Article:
Telemedicine is fast becoming popular in many countries in the world. It has several advantages such as being cost saving and providing better access to health care in the remote areas in many parts of the world. However, it has some disadvantages as well. One of the major problems is the problem of patients' rights and confidentiality in the use of telemedicine. There are no standard guidelines and procedures in the practice of telemedicine as yet. Both the patient and the physician are unsure of the standard of practice and how to maintain confidentiality. The patient is uncertain as to how to protect her/his rights in the use of telemedicine. The issue of litigation is also unclear as to where the physician is practicing when he/she uses telemedicine. Is she/he practicing in the country where the patient is or is the physician practicing in the country of her/his origin? These issues need to be addressed urgently so that telemedicine will have standards of ethical practice and the patient's rights and confidentiality will be protected.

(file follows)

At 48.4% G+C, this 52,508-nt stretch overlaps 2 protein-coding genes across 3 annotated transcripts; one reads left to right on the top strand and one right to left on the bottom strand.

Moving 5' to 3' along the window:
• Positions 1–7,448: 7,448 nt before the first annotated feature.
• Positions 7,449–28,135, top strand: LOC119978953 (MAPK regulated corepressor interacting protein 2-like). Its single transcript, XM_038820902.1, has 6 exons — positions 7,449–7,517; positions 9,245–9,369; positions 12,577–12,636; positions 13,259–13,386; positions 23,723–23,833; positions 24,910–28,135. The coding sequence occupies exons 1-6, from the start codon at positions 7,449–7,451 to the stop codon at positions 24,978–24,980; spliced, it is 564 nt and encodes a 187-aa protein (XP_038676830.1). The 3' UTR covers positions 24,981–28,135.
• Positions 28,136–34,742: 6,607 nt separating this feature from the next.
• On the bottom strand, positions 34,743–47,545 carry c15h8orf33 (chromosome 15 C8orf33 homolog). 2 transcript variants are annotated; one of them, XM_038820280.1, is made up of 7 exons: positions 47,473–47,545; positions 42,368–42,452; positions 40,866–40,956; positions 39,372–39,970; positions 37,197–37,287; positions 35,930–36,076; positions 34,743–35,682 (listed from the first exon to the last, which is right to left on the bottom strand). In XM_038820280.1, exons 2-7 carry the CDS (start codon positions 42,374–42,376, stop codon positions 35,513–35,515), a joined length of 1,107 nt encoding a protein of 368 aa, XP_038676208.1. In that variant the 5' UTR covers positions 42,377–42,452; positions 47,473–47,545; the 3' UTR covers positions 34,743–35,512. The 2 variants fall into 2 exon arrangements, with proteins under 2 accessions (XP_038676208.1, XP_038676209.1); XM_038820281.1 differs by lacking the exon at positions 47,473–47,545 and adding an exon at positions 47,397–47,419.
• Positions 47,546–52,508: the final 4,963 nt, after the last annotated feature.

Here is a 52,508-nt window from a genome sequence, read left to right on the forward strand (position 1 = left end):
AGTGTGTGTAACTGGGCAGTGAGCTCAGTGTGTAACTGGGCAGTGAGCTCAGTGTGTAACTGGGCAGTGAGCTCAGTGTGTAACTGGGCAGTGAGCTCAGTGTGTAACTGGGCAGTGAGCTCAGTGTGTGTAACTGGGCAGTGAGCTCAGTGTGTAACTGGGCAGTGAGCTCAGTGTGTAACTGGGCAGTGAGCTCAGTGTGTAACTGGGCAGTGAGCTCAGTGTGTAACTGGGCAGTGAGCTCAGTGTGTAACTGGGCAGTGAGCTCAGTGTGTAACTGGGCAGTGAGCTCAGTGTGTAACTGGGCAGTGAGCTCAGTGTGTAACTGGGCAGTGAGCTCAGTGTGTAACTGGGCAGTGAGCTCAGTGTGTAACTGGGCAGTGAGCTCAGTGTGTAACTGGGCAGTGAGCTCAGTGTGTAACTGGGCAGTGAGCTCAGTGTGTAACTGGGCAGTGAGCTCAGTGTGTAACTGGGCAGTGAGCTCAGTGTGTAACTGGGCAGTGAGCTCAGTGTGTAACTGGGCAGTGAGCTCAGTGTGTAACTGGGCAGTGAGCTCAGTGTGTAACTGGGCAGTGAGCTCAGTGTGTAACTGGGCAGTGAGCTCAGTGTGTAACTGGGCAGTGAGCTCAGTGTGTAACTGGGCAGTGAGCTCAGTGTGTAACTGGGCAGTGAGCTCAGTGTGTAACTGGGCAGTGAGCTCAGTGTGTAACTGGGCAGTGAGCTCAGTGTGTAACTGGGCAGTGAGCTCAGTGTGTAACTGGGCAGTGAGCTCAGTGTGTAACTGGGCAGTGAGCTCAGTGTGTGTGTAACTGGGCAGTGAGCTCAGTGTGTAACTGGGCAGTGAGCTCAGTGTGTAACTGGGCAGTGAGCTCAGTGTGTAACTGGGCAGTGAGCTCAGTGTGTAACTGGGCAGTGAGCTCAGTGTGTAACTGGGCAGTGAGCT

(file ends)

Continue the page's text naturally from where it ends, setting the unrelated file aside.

A cross sectional descriptive study on breast feeding practices in an urban clinic was conducted among 136 mothers aged between 21-49 years who were interviewed using a questionnaire. Malays constituted 61% of the respondents, Chinese 22.8% and Indians 16.2%. Mojority of these were working mothers and although the initiation of breastfeeding was high (99.3%), exclusive breastfeeding was only 12.5%. A large proportion (33.8%) dtopped prior to 3 months. Majority of the Chinese mothers (61.3%) stipped before 3 months as compared to the Indian (40.9%) and Malay (21.7%) mothers (p<0.001). Mean age of introducing complementary foods at 3 months is below the accepted age of 4 to 6 months for weaning. Ever-breast feeding rate is high in this urban setting but more efforts are needed to effect a higher rate of exclusive breastfeeding and longer duration of breastfeeding.